You know how we look at a couple sometimes and sarcastically say, “well, there’s someone out there for everyone?”. Kind of a mean thing to do, right, but it’s human nature, and sometimes our snark factor shoots up a degree or two, but there’s some harshness to reality sometimes – that goes without saying.
Well, there was an NHL team made for John Brophy to be a head coach for, and a bizarre, shrewd, and fundamentally cruel (and crude) owner he was perfect for, and an era of hockey, which he was ideal for. Strangely, it netted some results.
With the passing of John Brophy at age 83 over the weekend in Antigonish, Nova Scotia, it’s worth a look back at just why he meant so much to a large degree of Maple Leafs fans. Yes, I know, I get it, we do this when people die – it’s human nature, we emphasize more of their accomplishments than their failures, and more of their strengths than weaknesses. But in a time when being a Maple Leafs supporter meant a ton of long and cold winters of lots of losing, the fact Brophy took a 70-point team in 1987, which gave up 33 more goals than it scored, in hockey’s worst division, within one game of a marquee Conference Finals matchup against the high-octane Edmonton Oilers, it does stand out as being memorable.
What leaps off the page for me about Brophy is just how many excellent players from the 1980s era had him as their first pro coach. There’s even a Toronto link given the WHA Toros (the very first team I regularly watched, barely older than a toddler when Global carried the games with Mike Anscombe!) moved to Birmingham to become the Bulls (mild tweak to the logo).
Two future Leafs captains played for Brophy in his first year as head coach in Birmingham in 1978-79, the final year before the NHL/WHA merger – 19-year-olds Rick Vaive and Rob Ramage. Craig Hartsburg and Gaston Gingras also played their first pro hockey that season for Brophy in Birmingham.
When Brophy got to Nova Scotia and coached the Voyageurs, Montreal’s AHL farm team, Claude Lemieux, and Brian Skrudland played their first pro games for him, as well. John Chabot, Guy Carbonneau, Bill Root, Ric Nattress also played their AHL years for him, before being called up and eventually being part of the 1986 Canadiens Stanley Cup champion team. When the Voyageurs missed the playoffs in spring 1984, Steve Penney was called up and worked some magic for a few weeks, getting the Habs out of the Adams Division, winning two rounds, before being beaten by the four-time defending Cup champion Islanders.
Brophy was brought into the Leafs organization in 1984 to be the assistant coach for Dan Maloney, promoted from assistant coach, and just 2 1/2 seasons removed from playing as a Maple Leaf. With Maloney only 36 years old, and Brophy at the tender age of 50, no one’s quite sure who was supposed to be the “good cop” in that equation, but the Leafs did so much losing that 84-85 season; maybe a good cop wasn’t necessary. The team won only 20 of their 80 games, but the losing paid off in the #1 overall pick (sound familiar) and just as Wendel Clark began his Leafs career, Brophy was quickly deployed up the QEW to coach the St. Catherines Saints, the Leafs’ AHL affiliate.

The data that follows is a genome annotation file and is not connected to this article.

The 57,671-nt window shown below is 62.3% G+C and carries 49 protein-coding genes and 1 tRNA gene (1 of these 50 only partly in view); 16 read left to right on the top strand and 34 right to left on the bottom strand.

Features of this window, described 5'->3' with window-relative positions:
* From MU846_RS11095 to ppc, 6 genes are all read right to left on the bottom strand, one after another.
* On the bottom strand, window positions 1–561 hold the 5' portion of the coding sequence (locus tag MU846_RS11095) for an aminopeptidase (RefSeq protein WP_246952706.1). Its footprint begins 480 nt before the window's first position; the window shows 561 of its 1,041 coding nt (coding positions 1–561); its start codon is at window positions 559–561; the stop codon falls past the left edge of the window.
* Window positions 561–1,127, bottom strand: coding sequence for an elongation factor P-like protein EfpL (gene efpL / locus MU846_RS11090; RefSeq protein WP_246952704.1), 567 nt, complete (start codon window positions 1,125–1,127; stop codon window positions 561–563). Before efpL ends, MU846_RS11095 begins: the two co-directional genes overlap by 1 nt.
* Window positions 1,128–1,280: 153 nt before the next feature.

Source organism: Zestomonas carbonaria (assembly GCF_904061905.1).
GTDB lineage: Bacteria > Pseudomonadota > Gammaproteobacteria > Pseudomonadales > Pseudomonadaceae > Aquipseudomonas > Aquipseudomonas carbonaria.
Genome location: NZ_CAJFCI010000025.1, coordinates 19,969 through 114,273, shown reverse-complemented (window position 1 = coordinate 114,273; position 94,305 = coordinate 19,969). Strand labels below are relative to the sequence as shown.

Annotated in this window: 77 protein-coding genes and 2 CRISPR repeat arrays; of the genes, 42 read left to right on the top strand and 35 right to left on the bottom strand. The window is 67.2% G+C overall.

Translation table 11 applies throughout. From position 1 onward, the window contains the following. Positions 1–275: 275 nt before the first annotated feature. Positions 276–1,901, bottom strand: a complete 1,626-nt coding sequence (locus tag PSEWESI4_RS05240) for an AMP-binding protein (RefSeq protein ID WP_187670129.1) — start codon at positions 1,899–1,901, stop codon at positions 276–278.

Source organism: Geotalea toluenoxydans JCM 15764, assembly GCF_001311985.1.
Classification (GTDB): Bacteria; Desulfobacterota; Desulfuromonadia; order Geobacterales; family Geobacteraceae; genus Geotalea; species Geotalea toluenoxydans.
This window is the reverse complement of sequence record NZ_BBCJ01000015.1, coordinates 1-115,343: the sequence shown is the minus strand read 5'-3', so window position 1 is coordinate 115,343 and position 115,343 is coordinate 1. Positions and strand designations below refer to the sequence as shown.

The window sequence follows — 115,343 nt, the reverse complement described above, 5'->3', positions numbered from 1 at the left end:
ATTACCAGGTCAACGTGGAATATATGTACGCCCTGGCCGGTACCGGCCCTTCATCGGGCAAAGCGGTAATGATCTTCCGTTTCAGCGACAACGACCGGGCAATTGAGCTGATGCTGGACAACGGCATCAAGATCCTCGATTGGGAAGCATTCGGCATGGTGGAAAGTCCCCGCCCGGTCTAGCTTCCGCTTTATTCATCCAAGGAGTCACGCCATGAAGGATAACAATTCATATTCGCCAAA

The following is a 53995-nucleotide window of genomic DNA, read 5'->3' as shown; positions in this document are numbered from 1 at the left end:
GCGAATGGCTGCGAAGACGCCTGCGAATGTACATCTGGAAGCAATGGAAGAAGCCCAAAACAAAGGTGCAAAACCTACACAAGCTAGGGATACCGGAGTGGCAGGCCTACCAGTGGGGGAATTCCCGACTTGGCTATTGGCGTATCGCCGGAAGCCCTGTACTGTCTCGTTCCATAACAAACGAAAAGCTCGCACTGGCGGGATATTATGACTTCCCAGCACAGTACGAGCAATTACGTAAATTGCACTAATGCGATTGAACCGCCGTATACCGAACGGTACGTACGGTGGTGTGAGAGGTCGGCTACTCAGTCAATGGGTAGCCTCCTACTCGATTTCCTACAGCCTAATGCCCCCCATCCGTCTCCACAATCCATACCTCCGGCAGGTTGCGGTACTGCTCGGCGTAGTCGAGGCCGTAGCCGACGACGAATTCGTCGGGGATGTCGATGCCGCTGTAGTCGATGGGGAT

When Maloney bolted to coach the Winnipeg Jets over a contract dispute with Harold Ballard (Ballard? Money dispute? Acrimony? Seems far-fetched!), Brophy got the call. After a 20-year minor league playing career (mostly spent on Long Island with the Eastern League’s Ducks), and 11 years as a minor league head coach, Brophy finally had one of the most coveted 21 jobs in all of the hockey world.
Not that the Leafs weren’t a “tough” team for Maloney’s two years as head coach, but the ante was upped with Brophy. You would fight if you were a Maple Leaf and the 86-87 team gave you fights, and gave you goals (well, for and against). Very rarely would you go to Maple Leaf Gardens for a contest and not see plenty of both. According to hockeyfights.com’s 1987 NHL Fight Log, the Leafs led the league in fights, squaring off a now unthinkable 122 times in 80 games, leading the league. Many of these fights were against a terrible Red Wings team in eight yearly Norris Division battles (Detroit was second in fights with 118). For contextual purposes, the Leafs have had 82 fights in their past three full seasons, spanning 246 regular season games. Gary Leeman fought four times. So did Russ Courtnall. You just have to believe me.
So much for protecting the #1 overall pick Wendel Clark. He led the team with 29 fights in his second season, and as we all know, cemented his early reputation as an inspiring leader who could do it all, scoring 37-23-60 in a full 80 game season (Clark would never again play more than 66 games in a season, sadly). But Brophy didn’t just embrace pugilism, he loved special teams, loved teaching defensive strategy, and loved letting the show ponies loose to score goals — Brophy’s teams had no elite goaltending of any kind, and a blueline far too young and inexperienced, but it had the skill to burn. The 86-87 Leafs had seven 20-goal scorers, all under the age of 28, including 18-year old rookie Vincent Damphousse potting 21.
The Leafs were facing a Norris Division regular season champion Blues team that finished under .500 (despite an unbalanced schedule, playing 32 of 80 games against their seemingly just-as-crappy division opponents). So, while it seemed Toronto SHOULD be notable underdogs, and having lost to the Blues in Game 7 of the Norris Division Finals the year before, this was not going to be a walkover.
Despite weaker regular season numbers, Brophy went with the slightly more experienced Ken Wregget instead of Allan Bester for the duration of the series, while Blues’ rookie head coach flip-flopped between Greg Millen and Rick Wamsley. The series was an emotional one for Brophy, coaching against two of his former “Baby Bulls” in Rob Ramage and Ric Nattress, but after splitting the first four games, the Leafs got the critical Game 5 win in Missouri by a narrow 2-1 margin, and two nights later, walloped the Blues in a 4-0 close-out win in Game 6.
Now to the Red Wings, who surprisingly to many, swept out a Chicago Blackhawks team that seemed deeper and certainly had been more consistent. The Leafs played the first two games at Joe Louis Arena better than anyone could have imagined — when the smoke cleared, and the Leafs headed home, they led 2-0 in the series, with three of five games left at a joyous Maple Leaf Gardens, after outscoring Detroit 11-4. Red Wings head coach Jacques Demers made a calculated switch from Greg Stefan to Glen Hanlon in net for Detroit and simply had to do it, given how terrible Stefan was in those first two games (two goals were scored on slapshots from beyond the blue line).